December 31, 2011

OUR BROTHERS:

Mediator in Taliban-U.S. talks backed Kashmir jihad (PRAVEEN SWAMI, 12/29/11, The Hindu)

Egyptian-born Mr. al-Qaradawi is seen by both the United States and the Taliban traditionalists as an ally in the battle against the growing influence of this new generation of commanders. Expelled from his homeland for his Islamist views, he has emerged over the last year as ideological pole star of the Muslim Brotherhood -- now West Asia's most influential political movement.

In 1993, Mr. al-Qaradawi issued a landmark edict endorsing democratic pluralism; the Muslim Brotherhood later cast its embrace of electoral politics in Egypt and elsewhere as a form of da'wa, or proselytising missionary work. Even though Mr. al-Qaradawi said he remained committed to "the spread of Islam until it conquers the entire world," he argued this could be achieved peacefully.

He condemned 9/11 and, in September, 2005, described the Iraqi jihadist Abu Musa'ab al-Zarqawi as a "criminal." In a 2009 book, he defended armed jihad under specific conditions -- Kashmir, Iraq and, later, Libya were among those cases he endorsed -- but lashed out at al-Qaeda for a "mad declaration of war on the whole world."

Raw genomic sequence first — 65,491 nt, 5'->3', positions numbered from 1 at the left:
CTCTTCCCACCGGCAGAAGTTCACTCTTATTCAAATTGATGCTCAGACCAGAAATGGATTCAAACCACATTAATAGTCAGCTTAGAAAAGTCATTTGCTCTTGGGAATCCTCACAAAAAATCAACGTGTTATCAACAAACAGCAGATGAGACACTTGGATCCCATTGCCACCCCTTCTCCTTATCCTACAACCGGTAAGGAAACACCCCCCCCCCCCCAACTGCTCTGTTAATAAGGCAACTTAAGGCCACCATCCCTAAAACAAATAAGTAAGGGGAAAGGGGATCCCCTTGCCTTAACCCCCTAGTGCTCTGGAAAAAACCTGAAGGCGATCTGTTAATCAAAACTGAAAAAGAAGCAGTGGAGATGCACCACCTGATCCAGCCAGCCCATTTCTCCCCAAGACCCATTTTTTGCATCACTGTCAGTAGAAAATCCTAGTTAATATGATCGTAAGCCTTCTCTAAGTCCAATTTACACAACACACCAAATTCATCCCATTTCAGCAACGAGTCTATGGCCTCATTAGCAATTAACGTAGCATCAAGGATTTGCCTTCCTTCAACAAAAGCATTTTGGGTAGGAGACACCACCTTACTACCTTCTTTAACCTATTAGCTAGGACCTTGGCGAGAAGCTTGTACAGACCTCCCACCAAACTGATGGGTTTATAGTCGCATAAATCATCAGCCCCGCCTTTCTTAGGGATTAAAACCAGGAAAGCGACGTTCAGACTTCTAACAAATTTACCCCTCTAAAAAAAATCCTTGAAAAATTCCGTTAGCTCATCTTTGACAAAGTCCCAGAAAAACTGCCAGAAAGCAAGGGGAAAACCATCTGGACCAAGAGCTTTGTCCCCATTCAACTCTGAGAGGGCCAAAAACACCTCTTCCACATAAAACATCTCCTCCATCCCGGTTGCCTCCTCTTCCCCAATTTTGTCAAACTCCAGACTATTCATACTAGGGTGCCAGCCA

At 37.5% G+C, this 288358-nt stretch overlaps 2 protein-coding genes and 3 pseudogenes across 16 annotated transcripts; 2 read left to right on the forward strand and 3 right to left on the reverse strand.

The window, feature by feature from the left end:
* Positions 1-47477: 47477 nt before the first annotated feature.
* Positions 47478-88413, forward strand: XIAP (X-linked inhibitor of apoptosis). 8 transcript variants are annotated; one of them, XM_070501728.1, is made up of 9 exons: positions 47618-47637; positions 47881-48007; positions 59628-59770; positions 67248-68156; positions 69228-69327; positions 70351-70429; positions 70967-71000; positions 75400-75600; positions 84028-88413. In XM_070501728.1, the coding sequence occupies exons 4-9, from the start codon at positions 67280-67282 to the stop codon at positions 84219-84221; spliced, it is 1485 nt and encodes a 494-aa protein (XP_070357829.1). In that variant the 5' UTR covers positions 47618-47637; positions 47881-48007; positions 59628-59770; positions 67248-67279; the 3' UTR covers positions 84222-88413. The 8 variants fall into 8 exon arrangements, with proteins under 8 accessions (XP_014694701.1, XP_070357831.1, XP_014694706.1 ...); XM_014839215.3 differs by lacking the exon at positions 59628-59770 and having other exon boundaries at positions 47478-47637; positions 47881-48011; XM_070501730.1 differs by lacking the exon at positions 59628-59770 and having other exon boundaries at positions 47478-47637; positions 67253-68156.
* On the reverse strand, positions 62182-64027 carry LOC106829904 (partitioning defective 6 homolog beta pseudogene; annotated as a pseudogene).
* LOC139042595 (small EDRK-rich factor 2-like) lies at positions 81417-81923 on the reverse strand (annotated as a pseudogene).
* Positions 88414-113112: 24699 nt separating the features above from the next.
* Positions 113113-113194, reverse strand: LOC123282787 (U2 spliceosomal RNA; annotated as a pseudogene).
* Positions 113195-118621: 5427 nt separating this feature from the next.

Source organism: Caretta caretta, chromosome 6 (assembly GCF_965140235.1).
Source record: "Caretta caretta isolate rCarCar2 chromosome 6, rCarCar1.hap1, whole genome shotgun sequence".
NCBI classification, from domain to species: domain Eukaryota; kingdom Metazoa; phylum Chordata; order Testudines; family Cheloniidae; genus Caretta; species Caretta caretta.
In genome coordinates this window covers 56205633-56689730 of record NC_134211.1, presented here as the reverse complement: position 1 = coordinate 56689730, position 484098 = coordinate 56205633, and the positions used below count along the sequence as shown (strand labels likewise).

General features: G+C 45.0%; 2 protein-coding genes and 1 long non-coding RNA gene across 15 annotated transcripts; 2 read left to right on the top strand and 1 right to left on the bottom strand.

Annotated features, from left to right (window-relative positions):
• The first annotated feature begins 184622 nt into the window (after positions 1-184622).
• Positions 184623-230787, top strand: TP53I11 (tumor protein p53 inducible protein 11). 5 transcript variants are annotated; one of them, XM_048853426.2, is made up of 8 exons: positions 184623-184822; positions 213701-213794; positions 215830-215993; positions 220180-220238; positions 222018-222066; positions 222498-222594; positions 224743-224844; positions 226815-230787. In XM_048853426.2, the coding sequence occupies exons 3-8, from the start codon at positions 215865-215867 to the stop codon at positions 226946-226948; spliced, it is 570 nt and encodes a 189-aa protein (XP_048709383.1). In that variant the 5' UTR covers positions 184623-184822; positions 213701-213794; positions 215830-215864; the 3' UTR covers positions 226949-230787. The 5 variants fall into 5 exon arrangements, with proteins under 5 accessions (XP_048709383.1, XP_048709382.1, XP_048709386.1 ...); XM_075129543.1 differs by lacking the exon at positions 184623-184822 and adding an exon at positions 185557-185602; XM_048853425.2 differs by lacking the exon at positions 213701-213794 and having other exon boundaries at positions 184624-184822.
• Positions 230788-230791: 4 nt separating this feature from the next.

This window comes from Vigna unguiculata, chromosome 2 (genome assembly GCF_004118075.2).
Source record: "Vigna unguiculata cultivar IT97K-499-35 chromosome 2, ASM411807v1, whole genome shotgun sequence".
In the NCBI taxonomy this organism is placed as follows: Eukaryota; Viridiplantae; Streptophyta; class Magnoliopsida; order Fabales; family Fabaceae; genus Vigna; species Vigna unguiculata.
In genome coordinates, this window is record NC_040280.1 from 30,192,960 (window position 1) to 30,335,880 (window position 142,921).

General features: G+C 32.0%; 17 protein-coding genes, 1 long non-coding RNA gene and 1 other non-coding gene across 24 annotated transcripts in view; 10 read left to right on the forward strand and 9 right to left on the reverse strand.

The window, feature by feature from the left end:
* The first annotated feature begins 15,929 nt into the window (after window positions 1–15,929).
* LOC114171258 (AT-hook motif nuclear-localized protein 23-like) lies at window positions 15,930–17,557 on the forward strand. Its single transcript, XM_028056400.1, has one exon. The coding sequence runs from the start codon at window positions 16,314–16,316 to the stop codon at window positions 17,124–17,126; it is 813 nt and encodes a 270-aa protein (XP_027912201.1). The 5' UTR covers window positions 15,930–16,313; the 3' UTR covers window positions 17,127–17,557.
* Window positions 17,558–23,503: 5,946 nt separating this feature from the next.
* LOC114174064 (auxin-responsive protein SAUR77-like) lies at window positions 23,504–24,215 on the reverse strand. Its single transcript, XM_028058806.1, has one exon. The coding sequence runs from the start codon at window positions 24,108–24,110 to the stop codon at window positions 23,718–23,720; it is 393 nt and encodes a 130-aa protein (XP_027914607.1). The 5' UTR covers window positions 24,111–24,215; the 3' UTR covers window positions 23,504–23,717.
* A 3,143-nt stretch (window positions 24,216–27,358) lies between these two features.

Mr. al-Qaradawi explained his logic thus to Der Spiegel: "The [Muslim Brotherhood] have tried [jihad], but [jihad] has not been helpful, and we have not gained anything out of [jihad] other than detention, suffering, and victimisation."

The Muslim Brotherhood's decision to embrace electoral politics incensed al-Qaeda. In 2008, al-Qaeda's now-chief Ayman al-Zawahiri lashed out at the Muslim Brotherhood for accepting the Egyptian constitution, rather than God's word, as a source of law -- a fundamental betrayal, he claimed, of the precepts of Islam. In many countries, Brotherhood cadre clashed with salafi-jihadist groups sympathetic to al-Qaeda.

The west's embrace of Mr. al-Qaradawi for its Afghan negotiations marks the restoration of an old, but little-known, relationship. Key Brotherhood leaders like Said Ramadan, the historian Ian Johnson has shown, were cultivated by the United States' Central Intelligence Agency for anti-communist operations --along with several central and west Asian Islamists who fought with German fascist forces against the Soviet Union in 1941-1945.
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Posted by at December 31, 2011 10:16 AM
  

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